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Tuesday, July 31, 2007

Partial book review

Obligatory disclaimer...

The Satanic Gases

Written by climatologists, Patrick J. Michaels and Robert C. Balling, Jr., who are also part of the climate blog, World Climate Report.

I actually just returned this book to the library half read, which is why this is only a partial review. I'm going to have to take it out again later and finish it.

This book is highly informative. In fact, that's part of the difficulty I had in reading it! Where my biggest complaint about AIT was the total lack of references, etc. to back up statements, this book was the complete opposite. There is so much detailed information, it becomes difficult to grasp it all! There are countless graphs and charts, all meticulously sourced, and even more references and discussions of studies on both sides of the climate change arguments.

The problem is that it makes for rather dry reading, and I really need to be in the right state of mind to be able to absorb it. With so many other distractions in a busy household and only being able to snatch moments of reading, it became difficult to keep track of what I was reading. I found myself re-reading the same passages over and over again, trying to make them stick. When I do borrow it again, I'm going to have to make sure to take the time to immerse myself in it with as few distractions as I can manage.

One thing for sure is, the authors know their stuff! Some of the subjects I found of particular interest included the pros and cons of computer models to predict climate change. Did you know that, with even the best models, a spring shower shows up as a huge, state-covering thunderstorm (Iowa sized, if I remember correctly)? That's because the computer models have a resolution of about 3 degrees x 5 degrees, or 2 degrees x 4 degrees for the newest versions, latitude/longitude. This, among other issues (like the sheer volume of data) make computer models useful tools for many things, but not for predicting future climate. They can't even accurately model known climate scenarios.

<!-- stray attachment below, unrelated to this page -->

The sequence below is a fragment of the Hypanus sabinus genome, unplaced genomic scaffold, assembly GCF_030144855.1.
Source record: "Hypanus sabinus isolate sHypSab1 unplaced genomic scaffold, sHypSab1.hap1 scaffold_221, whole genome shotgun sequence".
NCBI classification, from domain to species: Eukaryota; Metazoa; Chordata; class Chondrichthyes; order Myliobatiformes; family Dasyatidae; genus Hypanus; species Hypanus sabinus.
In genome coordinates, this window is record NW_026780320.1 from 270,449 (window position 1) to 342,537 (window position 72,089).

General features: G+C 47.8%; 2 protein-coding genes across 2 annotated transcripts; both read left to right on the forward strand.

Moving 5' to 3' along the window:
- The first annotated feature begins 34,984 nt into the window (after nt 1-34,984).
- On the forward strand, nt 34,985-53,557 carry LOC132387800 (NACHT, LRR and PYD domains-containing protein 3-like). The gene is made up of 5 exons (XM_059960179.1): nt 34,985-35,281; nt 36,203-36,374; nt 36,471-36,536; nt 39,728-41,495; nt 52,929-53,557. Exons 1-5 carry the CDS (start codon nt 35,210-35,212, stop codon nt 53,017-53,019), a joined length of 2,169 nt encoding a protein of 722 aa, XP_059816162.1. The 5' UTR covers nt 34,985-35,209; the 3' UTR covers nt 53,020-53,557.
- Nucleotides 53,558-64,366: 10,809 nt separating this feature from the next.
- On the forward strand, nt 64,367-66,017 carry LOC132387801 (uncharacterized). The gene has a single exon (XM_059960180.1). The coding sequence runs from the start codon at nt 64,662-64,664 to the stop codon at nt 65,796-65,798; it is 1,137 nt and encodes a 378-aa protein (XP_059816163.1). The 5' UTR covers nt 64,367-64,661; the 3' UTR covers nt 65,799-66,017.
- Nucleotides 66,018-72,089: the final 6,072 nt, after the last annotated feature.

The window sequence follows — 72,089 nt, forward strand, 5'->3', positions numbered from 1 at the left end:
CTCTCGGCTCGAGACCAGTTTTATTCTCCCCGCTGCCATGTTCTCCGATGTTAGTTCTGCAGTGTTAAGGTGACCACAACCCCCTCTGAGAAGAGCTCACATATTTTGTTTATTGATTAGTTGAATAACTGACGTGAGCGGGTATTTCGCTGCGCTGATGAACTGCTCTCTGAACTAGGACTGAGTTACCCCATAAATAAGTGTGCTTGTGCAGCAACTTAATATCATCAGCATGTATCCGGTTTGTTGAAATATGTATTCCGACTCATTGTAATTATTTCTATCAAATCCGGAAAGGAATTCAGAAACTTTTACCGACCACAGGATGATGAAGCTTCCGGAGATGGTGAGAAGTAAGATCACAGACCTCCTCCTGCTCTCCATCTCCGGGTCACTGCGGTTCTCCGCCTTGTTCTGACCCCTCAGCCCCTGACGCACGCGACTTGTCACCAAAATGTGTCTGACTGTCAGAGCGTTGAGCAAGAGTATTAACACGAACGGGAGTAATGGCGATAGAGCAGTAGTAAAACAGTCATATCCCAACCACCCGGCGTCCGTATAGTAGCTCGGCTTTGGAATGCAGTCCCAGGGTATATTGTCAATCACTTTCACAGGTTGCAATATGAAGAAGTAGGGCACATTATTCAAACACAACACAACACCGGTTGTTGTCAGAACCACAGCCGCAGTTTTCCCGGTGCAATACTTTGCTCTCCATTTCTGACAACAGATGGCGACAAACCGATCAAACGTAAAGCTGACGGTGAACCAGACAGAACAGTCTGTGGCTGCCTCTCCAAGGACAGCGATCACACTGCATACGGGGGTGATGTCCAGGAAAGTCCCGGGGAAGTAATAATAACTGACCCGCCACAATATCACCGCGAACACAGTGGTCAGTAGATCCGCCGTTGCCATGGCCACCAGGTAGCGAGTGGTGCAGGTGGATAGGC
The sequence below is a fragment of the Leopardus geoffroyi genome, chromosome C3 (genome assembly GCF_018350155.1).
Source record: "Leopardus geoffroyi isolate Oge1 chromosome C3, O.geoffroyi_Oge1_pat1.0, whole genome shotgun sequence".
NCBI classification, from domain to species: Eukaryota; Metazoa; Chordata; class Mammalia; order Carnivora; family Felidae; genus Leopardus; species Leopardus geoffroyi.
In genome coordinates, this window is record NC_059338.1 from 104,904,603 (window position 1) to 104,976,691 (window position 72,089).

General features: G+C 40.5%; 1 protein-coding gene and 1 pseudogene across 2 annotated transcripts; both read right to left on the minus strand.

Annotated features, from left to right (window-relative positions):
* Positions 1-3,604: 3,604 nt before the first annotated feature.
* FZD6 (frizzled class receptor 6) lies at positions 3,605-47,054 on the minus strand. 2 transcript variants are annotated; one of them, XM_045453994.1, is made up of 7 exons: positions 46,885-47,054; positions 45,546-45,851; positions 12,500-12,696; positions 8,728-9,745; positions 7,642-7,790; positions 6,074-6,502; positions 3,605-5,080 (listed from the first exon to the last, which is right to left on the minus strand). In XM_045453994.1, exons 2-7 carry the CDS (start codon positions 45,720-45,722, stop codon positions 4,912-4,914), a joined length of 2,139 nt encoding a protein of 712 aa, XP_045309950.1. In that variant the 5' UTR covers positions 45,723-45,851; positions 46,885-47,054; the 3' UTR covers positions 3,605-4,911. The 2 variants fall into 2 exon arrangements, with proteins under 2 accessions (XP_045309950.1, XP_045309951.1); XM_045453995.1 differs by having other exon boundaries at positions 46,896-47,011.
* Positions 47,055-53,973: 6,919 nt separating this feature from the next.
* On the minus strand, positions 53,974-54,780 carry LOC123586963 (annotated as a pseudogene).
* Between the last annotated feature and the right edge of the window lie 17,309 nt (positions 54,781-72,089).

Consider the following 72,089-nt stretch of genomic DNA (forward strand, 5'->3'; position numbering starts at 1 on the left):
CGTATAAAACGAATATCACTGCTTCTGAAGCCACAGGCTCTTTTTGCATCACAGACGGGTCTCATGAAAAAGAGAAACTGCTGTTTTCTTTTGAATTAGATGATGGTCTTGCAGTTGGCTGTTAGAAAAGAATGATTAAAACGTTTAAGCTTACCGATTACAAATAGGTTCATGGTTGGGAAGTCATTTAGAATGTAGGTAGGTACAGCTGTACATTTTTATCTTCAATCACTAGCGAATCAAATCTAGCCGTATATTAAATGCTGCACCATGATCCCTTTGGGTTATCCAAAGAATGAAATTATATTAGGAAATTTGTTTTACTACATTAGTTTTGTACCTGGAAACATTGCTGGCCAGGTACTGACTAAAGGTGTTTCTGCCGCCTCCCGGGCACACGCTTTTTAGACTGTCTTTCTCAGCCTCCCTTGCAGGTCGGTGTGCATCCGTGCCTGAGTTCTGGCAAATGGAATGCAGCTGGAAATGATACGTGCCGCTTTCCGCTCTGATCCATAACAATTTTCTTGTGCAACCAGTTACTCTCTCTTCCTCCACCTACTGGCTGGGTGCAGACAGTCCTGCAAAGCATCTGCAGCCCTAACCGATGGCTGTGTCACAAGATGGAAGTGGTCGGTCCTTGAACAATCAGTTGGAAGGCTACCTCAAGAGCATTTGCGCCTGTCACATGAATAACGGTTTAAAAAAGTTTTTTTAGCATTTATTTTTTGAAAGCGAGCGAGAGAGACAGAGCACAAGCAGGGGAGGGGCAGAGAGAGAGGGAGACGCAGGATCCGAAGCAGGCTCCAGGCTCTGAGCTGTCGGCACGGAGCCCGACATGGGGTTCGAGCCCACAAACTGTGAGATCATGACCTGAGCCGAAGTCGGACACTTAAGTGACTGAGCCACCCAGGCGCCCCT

They also discuss other greenhouse and atmospheric gases that are typically ignored by the AGW proponents, who focus so tightly on CO2, and the roles of sulfates and aerosols. Methane and it's reactions with jet plane emissions in the upper atmosphere is particularly thought provoking - who knew that planes are actually contributing to the ozone layer?.

Temperature readings in the various levels of the atmosphere are also thoroughly discussed, including the conundrum of satellite temperature readings of the troposphere contradicting what "should" be happening with increasing surface temperatures. Again, everything is thoroughly explained, referenced and backed up.

It becomes clear in this book that global climate is far more complex than we currently have the ability to comprehend. We can make educated guesses based on the information we have, but that's about it!

All in all, it's an extremely balanced book. It most definitely isn't "anti-global warming," or even anti-AGW, yet challenges many of the claims made by the AGW crowd. This book is about the science of climate change, not the emotional moralizing of AGW proponents.

Whichever side of the issue you're on, I definitely recommend this book. My only problem with it was that I found it dry and difficult to read, but I blame that more on my frame of mind than on the book itself.


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